Navigation Bar
Navigation Bar

    Related Items
The Navigator: The 'Oh Oh' Decade
By Linton Weeks
Washington Post Staff Writer
Thursday, June 4, 1998

Everybody's fretting about the Year 2000 problem. But what about the Years 2001-2009 dilemma? In other words, if these are the '90s, what will we call the coming decade?

We're going to have to call it something. After all, says Louisville management professor Reginald A. Bruce on his site Reg's Home, the decade to come will bring great change to our country. Women will own more than 50 percent of businesses; 20 times more folks will be working in home offices and dual-career couples will make up more than 60 percent of all families. And what does Bruce title his online lecture? "Managing Change in the Coming Millennium."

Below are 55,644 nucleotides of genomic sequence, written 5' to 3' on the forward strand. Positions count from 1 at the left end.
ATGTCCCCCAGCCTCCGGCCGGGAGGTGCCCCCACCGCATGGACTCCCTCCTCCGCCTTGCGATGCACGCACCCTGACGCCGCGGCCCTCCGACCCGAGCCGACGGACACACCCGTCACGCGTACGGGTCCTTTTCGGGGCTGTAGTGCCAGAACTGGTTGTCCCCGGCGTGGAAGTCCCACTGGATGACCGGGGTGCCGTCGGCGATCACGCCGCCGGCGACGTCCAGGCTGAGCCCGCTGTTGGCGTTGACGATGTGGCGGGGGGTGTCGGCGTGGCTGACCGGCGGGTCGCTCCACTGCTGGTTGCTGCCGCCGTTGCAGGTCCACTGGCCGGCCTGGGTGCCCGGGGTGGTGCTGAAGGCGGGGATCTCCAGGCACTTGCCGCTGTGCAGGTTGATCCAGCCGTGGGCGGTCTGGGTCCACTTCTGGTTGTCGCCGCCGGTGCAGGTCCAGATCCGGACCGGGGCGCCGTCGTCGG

See? It's so much easier to put a name on the next 100 years than on the next 10. What shall we dub them? "The Aughts," "the Noughts," "the Naughts," "the Zeds?" All four mean pretty much the same thing – nothing.

The Futurist magazine ran a survey in the spring of 1993. Nearly two-thirds of the respondents (64 percent) voted for "the two thousands." But that's going to sound mighty silly in the year 2525.

In his sometimes-funny online humor column, Joe Lavin of Cambridge, Mass., posted a similar poll last spring. Recommendations included "the Nothings" and "the Nones." One reader called for "the O's" – named not for the Baltimore baseball team, but for the canned delicacy Spaghetti-Os. Another wrote to Lavin, "We won't need to call it anything. God will come and take us all away before the end of the century!" Which, of course, would also solve the computer glitch problem.